The Department of Engineering Design & Mathematics (EDM) at UWE Bristol have signed up to the Women in Science and Engineering (WISE) Ten Steps.
As only 24% of the core-STEM workforce in the UK, women are the largest pool of under-represented talent in the country’s STEM-based industries. To tackle this, WISE developed the Ten Steps framework to help businesses achieve greater balance in their workforces.
As an action-driven, evidence-based approach, which was developed in consultation with industry partners, the Ten Steps supports organisations to improve recruitment, retention and progression of women; something that is also at the core of UWE’s Women Like Me tiered mentoring and outreach programme for women in engineering. Women Like Me launches for 2020-2021 with an online event on 12th November, including an introduction to the Ten Steps, women’s mentoring and outreach for under-represented groups.
What are the Ten Steps?
Signatories to the Ten Steps first complete a diagnostic tool, which highlights current strengths and areas that can be used to further improve workforce balance. This links to core principles, the ‘Ten Steps’:
- Understand the starting point
- Educate leaders
- Change mindsets
- Creative job design
- Flexible working
- Transparent progression opportunities
- Equitable sponsorship of female talent
- Promote retention and development of women
- Treat this a business improvement
- Share learning and good practice
EDM is already doing great work in all these areas, including achieving an Athena Swan Bronze Award. This success will be built on further as the department becomes one of the latest WISE Ten Steps signatories, and will particularly focus on making even more improvements in areas such as flexible working and changing mindsets.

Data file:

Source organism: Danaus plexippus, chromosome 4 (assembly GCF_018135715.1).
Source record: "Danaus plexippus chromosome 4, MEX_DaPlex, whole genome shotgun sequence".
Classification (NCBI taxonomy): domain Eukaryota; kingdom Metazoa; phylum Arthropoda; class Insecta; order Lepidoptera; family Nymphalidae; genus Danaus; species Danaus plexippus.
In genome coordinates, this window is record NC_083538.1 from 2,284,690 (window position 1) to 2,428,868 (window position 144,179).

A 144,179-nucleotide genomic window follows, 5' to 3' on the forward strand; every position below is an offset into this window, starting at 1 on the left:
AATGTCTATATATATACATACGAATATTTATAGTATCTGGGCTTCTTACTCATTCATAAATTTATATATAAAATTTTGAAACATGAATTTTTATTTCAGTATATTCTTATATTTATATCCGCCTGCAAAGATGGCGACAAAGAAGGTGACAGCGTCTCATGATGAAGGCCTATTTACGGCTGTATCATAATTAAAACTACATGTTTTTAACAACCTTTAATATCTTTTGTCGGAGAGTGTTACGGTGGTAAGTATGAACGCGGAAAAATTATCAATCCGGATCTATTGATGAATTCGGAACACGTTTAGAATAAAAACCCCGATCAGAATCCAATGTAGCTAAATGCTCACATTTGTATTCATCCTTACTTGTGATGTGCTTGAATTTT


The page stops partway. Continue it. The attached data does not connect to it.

The Ten Steps framework operates through the lens of a cultural backdrop driving the low representation of women in STEM industries in the UK, particularly in comparison to equivalent sectors in other parts of the world. Again, in close alignment with the principles of Women Like Me, the approach aims to increase the number of visible female role models in senior STEM positions, in turn making STEM-based career choices more appealing to girls, as they can see people ‘like them’ working and succeeding in these fields. WISE works with signatories to share practice and experiences, and enable them to learn from each other to improve balance and support for women across the sector. These insights will also be useful in improving representation for other groups, ultimately driving the workforce to become more diverse and accessible to all.